In milder areas of the UK and in sheltered, well-drained, parts of the garden, it may be possible to cut back the tops of tender plants, leave them in the ground and cover them with a thick mulch to protect them over winter.
In very cold or exposed areas, even hardy perennials may need the protection of mulch over winter.
Tender plants need protection at the first warning of frost, usually between September and November.
Traditionally the time to lift Dahlia tubers is after the foliage has been frosted, but before it gets so cold that the tuber itself is affected.
This video discusses the various ways to overwinter dahlias. Dahlias are lifted once the foliage has been blackened by the first frost.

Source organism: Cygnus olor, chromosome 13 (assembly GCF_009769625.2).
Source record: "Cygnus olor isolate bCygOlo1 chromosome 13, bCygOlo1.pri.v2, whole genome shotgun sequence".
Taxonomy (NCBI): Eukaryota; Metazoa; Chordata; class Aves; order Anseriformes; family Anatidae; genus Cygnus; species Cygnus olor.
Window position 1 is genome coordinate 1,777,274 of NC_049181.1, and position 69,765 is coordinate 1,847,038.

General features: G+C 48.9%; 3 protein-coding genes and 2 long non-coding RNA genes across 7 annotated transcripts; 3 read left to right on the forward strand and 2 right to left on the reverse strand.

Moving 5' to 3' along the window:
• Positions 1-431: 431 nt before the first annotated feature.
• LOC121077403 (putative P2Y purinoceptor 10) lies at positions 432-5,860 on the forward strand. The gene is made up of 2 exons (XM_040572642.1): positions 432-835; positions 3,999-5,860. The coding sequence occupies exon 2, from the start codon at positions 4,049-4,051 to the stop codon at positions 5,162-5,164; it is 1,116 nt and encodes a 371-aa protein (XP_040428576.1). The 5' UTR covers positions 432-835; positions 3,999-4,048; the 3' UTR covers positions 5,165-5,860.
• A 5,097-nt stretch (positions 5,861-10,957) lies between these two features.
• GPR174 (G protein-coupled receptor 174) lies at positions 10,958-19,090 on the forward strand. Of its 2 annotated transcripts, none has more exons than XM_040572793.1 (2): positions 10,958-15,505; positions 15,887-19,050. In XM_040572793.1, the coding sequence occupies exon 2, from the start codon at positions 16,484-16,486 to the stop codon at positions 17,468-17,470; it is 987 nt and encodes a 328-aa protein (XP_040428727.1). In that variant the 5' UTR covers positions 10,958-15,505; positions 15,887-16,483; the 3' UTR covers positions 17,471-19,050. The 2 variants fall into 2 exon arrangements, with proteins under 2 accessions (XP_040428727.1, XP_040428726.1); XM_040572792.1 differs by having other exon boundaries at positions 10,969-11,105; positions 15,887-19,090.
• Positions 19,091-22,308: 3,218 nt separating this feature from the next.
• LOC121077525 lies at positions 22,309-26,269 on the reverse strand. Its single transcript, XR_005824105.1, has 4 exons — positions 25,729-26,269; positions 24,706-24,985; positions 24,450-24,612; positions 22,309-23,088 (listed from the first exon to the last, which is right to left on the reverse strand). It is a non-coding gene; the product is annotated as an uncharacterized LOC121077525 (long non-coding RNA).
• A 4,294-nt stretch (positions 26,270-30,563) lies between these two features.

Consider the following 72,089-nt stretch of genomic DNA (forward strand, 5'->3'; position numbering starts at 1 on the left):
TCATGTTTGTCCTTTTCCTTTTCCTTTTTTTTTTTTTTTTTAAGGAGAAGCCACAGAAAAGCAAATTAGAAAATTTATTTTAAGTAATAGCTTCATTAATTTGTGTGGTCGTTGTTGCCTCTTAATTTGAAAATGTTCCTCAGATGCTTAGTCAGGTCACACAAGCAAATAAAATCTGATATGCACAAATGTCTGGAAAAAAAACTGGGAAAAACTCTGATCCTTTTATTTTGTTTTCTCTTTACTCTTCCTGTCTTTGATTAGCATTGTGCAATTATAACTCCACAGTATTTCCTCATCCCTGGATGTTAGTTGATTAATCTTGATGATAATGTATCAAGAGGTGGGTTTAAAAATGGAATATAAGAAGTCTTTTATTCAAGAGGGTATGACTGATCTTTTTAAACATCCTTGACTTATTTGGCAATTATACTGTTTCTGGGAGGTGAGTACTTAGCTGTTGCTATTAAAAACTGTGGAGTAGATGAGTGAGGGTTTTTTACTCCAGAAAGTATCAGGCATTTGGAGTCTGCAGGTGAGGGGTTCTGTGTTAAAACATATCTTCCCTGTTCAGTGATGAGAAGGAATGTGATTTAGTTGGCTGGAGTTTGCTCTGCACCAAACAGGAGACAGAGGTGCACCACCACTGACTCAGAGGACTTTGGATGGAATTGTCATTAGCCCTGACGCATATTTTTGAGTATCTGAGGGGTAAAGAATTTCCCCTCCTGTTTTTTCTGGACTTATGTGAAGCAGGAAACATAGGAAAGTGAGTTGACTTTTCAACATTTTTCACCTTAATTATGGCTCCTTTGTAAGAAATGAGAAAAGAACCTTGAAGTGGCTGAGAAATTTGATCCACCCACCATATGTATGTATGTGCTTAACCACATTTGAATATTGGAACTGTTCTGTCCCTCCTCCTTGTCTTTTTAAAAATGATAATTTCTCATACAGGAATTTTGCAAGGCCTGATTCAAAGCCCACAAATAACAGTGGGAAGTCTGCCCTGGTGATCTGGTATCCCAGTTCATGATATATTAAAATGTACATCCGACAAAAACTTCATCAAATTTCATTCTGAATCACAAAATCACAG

How to do it
- Cut off the old flowering stems 5cm (2in) from the base and trim away any thin roots. These stems can be composted
- Use a fork to prise the plants out of the soil, taking care not to damage, cut or bruise the tubers, as this can lead to rots developing in storage
- Remove the soil from the tubers by hand. Position them upside down in a cool place for a few weeks to dry off
- Label cultivars and bury in trays or wooden boxes filled with dry sand, soil or compost, leaving only the old flower stalks exposed
- Place the trays in a cool but frost free place, such as a garage attached to a house or a shed
If your dahlias are in a warm, sheltered spot in the border and you don’t want to lift them, add a thick layer of mulch for extra insulation in winter.